I Will Never Look at TikTok Dance Videos the Same After Watching This Freaky Cult Documentary

Kick ball change and never talk to your family again

A collage from Dancing with the Devil TikTok cult doc

I've scrolled my share of dance videos on TikTok, from Charlie D'Amelio to Montana Tucker, and I've never really thought much about them beyond, "Wow, they're good at dancing." But after taking in all three episodes of Netflix's Dancing with the Devil: The 7M TikTok Cult, I'll never look at a vertically-shot, dancing social media video the same way again.

The mini docu-series begins with the story of Miranda and Melanie Wilking, sisters from Michigan, who became TikTok stars in their own right. They grew up with a love of dance and moved to Los Angeles to pursue their dreams. But when casting directors advised them that they wouldn't make it far as a duo, they decided to take things into their own hands and produce their own content, growing a massive audience on their terms.

"Good for them! Doing it on their own!" You might be thinking. But no. This is a Netflix cult documentary. So obviously things take a turn. See, the content game is all about audience sharing, which means collabs are a must. So the Wilking sisters partnered up with various TikTok-famous dancers, including B. Dash. Sparks flew between Miranda and B. Dash, and they would eventually get married and make lots more videos dancing together.

"Yay! A love story! How nice!" you might be thinking. But no. This is the part about the cult. Turns out B. Dash is tied up in a church-slash-management-company (never a good combo!) called the Shekinah Church, led by Pastor Robert Shinn. Shinn, keenly noticing that a big slice of his devotees had massive audiences, decided to "help" them with their brand deals and content creating under the management leg of the church, 7M, scoring them big contracts and lots of money.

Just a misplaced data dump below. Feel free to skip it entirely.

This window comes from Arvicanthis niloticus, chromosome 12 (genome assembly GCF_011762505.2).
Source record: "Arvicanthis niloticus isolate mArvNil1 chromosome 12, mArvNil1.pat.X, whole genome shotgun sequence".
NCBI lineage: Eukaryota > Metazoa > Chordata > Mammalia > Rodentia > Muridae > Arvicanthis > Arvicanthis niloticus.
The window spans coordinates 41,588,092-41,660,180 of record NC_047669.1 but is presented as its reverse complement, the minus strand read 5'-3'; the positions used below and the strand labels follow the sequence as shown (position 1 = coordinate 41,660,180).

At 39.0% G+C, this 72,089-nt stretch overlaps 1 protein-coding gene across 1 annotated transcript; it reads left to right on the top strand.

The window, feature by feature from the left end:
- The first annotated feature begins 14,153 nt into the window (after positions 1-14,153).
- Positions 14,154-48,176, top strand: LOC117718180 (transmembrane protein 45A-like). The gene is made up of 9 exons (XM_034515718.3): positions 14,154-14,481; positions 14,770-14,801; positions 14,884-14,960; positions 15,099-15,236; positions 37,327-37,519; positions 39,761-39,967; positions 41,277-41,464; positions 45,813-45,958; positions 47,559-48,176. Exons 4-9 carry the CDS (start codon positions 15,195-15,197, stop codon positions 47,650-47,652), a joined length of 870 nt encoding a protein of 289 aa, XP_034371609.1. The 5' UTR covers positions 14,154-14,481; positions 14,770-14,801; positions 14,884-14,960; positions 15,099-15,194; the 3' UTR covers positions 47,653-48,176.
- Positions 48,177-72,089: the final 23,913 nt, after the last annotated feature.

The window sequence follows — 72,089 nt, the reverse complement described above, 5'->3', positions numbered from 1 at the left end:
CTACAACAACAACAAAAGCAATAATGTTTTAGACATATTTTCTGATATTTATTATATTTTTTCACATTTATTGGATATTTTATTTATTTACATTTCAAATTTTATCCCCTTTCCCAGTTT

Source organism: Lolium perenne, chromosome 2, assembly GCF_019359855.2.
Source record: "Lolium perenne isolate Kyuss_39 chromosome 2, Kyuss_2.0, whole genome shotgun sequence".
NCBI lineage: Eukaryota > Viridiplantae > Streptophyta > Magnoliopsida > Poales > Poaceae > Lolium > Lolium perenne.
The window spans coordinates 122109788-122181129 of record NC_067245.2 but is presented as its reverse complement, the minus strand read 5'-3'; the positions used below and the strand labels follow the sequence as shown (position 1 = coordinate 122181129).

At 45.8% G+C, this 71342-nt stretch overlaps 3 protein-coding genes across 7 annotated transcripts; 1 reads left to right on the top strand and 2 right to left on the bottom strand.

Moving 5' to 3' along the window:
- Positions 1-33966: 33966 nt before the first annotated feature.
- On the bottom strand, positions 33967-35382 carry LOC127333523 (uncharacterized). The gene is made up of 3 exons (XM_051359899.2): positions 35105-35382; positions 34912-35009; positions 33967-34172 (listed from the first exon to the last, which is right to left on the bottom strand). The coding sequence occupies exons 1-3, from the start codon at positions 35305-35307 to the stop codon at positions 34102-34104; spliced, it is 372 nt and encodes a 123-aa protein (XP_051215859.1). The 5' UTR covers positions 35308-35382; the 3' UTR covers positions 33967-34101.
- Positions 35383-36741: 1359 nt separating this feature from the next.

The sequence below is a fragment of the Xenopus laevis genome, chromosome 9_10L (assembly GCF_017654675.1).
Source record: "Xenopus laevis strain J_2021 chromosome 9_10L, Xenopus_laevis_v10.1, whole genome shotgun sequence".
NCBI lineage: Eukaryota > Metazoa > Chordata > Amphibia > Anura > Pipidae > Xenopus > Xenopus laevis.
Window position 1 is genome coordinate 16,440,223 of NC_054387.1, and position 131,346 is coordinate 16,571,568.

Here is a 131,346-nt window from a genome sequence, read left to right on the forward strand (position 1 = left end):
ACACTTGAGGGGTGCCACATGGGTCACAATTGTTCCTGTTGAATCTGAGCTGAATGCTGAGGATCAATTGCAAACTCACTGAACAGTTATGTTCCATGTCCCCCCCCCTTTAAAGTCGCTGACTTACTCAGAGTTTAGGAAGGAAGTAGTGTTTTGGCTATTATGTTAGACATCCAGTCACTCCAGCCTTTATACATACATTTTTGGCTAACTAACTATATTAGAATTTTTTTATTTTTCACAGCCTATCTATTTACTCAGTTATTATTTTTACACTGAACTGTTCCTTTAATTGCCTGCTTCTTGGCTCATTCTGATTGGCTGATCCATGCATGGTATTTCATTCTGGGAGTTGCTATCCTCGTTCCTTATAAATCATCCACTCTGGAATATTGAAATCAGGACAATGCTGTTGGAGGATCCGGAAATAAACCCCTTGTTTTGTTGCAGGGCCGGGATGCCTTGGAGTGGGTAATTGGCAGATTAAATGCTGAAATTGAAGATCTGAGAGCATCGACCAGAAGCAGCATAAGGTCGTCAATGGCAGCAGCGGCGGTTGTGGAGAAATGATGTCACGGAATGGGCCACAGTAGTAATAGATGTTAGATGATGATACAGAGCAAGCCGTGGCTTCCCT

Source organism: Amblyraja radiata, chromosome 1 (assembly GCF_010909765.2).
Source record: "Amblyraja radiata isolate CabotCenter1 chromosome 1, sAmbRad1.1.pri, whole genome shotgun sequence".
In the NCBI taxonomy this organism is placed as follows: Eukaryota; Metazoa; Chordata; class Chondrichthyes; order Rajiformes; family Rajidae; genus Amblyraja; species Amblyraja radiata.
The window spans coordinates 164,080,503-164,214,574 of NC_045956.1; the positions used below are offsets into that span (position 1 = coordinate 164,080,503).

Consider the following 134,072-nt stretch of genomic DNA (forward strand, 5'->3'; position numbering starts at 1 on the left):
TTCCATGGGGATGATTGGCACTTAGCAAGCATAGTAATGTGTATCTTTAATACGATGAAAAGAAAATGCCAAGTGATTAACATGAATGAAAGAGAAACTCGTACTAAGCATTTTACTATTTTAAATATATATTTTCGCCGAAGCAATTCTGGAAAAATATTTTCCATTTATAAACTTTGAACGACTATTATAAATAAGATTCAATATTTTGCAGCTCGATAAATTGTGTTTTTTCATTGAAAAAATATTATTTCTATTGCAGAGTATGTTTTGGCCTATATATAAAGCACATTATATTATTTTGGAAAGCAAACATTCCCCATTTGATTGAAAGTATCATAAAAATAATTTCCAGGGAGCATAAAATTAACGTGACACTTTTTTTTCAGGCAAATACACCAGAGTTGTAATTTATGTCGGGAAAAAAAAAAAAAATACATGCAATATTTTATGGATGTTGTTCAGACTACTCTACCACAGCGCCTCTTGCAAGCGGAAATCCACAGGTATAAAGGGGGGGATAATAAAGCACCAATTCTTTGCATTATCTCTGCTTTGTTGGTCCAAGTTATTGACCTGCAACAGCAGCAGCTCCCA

"Nothing wrong with doing business and making money!" you might be thinking. But no. Remember how the management company is also a church? The dancers are forced to tithe the majority of their earnings back to the church.

"Kinda seems like Shinn makes the dancers dependent on him," you might be thinking. Yep. On top of that, he instills the belief that in order to prevent their loved ones from going to hell, they must cut them off completely.

"But surely the sisters still communicate?!" you might be thinking. Nope. Miranda goes radio silent on her parents and sister, essentially cutting them out of her life completely all while still outputting dancing vids with other dancers within their tight, closed-community circle.

"But she didn't cut her family off completely!" you might be thinking. And you'd be correct. Miranda and her family do have occasional contact, but it's on Shinn's terms. No talking about the church and everything is staged for social media. This is what I found to be the creepiest part: After Miranda's family makes a video that goes viral, pleading for help to get back in touch with their daughter—even calling the cops to rescue their daughter and arrest Shinn—they show up in Miranda's social media feed looking happy and content, as if everything is normal. In fact, they even make dancing videos—the same type of media that pulled Miranda into the cult in the first place.

"Eek, I'm not sure I'll ever look at dancing TikTok videos the same way again."

Told ya.

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Executive Editor, Frazzled Mom, Bravo-Holic

Dara Katz is PureWow's Executive Editor, focusing on relationships, sex, horoscopes, travel and pets. Dara joined PureWow in 2016 and now dresses so much better. A lifestyle...